FARM TEAM FRIDAY: Primary Results

Our Farm Team Program is working! Though we may not come out victorious in every race, our union brothers and sisters have brought incredible leadership skills to their campaigns and demonstrated their commitment to Union Brothers and Sisters and their communities.

Four of our Farm Team Candidates had Primary Races; two others face opponents in the General Election.

Screen Shot 2014-08-29 at 4.05.08 PM

 

 

 

While JB did not make it into the General Election, it needs to be said that he fought a valiant fight. He was honorable and diligent throughout his campaign. I am proud to call JB my Brother and worked with him on his campaign and having him as a Farm Team member.

Each Farm Team member will face fresh challenges going into the General Election. Linda, Don and Scott will each be facing one opponent for the victory, and it will be a gloves off fight to the finish. Dan and Paul, who have been steadily working on their General Election campaigns, will be facing the same battles. This is far from over. All efforts started again yesterday and will intensify until the Polls close on Election Day.

Anyone who is interested in supporting the Farm Team candidate(s) in their area please contact your Central Labor Council or Phyllis Garrett at pgarrett@flaflcio.org.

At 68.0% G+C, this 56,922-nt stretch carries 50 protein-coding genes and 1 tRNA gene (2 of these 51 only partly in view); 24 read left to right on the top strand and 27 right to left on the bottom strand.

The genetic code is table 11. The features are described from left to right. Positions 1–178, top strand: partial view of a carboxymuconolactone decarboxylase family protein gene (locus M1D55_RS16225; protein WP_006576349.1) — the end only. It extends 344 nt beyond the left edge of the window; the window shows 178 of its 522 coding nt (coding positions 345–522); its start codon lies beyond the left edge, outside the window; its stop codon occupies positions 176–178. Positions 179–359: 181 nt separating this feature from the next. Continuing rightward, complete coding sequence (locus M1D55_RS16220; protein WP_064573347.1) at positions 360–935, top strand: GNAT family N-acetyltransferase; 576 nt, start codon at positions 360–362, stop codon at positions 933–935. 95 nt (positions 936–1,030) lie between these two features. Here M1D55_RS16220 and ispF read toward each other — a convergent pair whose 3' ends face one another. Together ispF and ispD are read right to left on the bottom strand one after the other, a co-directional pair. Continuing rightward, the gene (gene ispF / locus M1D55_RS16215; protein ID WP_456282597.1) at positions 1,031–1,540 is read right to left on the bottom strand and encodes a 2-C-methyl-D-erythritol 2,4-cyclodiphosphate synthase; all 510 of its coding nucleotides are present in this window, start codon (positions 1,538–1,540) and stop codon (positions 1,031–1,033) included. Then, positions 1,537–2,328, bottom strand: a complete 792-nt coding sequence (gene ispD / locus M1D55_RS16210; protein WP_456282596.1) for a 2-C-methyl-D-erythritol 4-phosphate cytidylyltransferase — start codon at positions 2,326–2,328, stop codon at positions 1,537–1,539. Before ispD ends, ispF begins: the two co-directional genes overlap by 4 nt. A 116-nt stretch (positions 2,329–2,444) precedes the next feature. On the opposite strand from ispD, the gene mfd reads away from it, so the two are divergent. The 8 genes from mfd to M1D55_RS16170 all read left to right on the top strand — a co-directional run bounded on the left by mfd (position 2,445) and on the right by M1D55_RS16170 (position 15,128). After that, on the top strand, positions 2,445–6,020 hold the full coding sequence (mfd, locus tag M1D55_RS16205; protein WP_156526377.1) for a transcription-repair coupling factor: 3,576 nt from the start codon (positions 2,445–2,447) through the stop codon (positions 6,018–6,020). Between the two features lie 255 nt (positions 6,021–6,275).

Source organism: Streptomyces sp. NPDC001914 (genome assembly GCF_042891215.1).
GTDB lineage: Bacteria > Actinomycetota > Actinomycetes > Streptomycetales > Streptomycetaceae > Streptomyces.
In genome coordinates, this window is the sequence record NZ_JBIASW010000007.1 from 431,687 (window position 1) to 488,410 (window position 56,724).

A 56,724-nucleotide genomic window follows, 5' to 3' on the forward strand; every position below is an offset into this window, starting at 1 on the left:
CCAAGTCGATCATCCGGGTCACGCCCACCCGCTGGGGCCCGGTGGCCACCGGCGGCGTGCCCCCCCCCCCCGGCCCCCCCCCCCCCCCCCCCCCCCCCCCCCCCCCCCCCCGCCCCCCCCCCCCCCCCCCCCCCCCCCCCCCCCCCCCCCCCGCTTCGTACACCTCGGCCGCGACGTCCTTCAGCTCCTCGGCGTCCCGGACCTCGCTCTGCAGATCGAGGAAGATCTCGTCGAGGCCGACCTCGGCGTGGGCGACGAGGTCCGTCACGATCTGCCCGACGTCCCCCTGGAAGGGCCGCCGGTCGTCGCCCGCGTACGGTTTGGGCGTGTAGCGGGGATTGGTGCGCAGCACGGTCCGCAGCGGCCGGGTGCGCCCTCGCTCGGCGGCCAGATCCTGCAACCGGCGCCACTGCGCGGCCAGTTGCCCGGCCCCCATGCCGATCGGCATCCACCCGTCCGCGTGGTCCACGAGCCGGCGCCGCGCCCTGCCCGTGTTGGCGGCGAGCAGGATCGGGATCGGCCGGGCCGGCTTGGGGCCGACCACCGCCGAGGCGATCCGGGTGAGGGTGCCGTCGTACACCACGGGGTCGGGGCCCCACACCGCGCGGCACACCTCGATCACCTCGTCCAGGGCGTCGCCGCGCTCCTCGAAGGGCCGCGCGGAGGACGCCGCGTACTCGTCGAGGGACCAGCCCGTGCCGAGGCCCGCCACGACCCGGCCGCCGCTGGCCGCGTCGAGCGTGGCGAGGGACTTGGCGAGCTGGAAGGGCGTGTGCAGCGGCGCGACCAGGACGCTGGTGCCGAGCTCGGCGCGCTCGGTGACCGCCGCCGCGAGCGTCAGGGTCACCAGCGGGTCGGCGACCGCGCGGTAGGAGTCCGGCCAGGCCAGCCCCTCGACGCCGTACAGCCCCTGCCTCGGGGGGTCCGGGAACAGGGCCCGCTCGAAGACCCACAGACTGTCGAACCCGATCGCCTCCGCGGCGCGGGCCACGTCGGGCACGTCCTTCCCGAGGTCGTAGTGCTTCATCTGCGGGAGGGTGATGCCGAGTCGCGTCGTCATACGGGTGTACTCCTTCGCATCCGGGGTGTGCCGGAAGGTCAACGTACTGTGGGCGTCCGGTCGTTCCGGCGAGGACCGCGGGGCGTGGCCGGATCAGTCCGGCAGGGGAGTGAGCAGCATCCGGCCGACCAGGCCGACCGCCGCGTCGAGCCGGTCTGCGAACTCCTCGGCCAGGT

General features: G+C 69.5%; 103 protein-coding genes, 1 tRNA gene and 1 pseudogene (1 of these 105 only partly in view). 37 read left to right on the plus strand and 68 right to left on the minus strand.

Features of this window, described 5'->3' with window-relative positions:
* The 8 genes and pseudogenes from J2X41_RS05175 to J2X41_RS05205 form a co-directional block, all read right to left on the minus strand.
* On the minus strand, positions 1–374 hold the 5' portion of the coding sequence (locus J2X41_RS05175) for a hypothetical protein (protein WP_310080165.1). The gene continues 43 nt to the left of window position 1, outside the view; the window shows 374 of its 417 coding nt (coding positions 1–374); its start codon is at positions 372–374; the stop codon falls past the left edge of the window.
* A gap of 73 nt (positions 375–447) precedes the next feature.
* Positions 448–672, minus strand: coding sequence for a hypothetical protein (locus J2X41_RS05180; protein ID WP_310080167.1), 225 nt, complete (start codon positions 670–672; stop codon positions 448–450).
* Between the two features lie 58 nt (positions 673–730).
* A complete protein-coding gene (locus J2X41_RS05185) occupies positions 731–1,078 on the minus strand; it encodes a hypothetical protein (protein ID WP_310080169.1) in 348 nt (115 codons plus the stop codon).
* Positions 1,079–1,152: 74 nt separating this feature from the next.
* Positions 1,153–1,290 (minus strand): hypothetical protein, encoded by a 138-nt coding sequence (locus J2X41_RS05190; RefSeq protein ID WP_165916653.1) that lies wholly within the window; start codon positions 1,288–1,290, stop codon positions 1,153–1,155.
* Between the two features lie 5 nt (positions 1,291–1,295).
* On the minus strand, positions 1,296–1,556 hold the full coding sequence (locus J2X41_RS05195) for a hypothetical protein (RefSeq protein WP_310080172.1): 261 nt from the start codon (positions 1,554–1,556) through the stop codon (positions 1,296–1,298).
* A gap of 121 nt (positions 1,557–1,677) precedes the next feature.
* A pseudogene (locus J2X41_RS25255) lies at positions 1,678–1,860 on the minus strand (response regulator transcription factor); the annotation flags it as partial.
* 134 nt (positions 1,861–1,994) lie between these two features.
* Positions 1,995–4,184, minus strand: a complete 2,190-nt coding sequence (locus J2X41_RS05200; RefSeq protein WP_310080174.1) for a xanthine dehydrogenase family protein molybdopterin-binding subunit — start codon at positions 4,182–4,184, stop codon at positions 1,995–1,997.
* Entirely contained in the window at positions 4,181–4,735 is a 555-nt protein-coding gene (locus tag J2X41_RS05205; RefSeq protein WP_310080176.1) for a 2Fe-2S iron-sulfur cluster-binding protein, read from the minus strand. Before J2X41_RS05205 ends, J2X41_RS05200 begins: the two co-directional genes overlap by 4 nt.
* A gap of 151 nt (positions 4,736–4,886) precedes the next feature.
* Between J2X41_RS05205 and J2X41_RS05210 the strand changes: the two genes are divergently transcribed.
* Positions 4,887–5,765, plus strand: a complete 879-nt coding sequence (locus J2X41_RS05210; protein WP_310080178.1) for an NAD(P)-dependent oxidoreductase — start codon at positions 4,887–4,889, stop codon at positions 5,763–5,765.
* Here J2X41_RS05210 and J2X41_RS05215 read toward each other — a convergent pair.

6 Reasons Why Rick Scott Is One of the Worst Candidates for Working Families in the 2014 Elections

Rick-Scott-WinsAFL-CIO NOW Blog,

by Kenneth Quinnell

It’s an election year and we are quickly approaching the time when working families will have the opportunity to go to the polls and vote against a whole host of extreme candidates who support policies that limit rights, make it even harder to afford a middle class life and pad the pockets of their corporate buddies.  Our first member of the Worst Candidates for Working Families in the 2014 Elections is Florida Governor Rick Scott.  Here are six reasons why Scott has been a bad governor for working people.

1. While working families know our incomes are falling behind the cost of living, Scott rejects policies that would raise wages. “When I hear a politician say that we have to raise the minimum wage so working families can make ends meet, I cringe,” he said.  Scott also expressed disappointment that a judge increased the state’s minimum wage by 6 cents an hour (to an underwhelming $7.31) after the state employment agency miscalculated it. [Miami Herald, 1/8/14; Associated Press State & Local Wire, 5/3/11]

2. While we are busy trying to balance work and family in ways that provide financial stability, Scott is doing his best to make that harder for us.  He signed a bill that pre-empted local governments’ rights to pass laws that require paid sick leave for workers. [Bay News 9, 6/14/13]

3. One of the primary ways that working families have dealt with a bad economy is for mothers to re-enter the job market.  Scott vetoed funding for a program that helps women find jobs after being out of the workforce for long periods of time.  The Displaced Homemakers Program has been successful for 37 years, but Scott vetoed $1.8 million for the program. [Sun Sentinel, 7/2/13]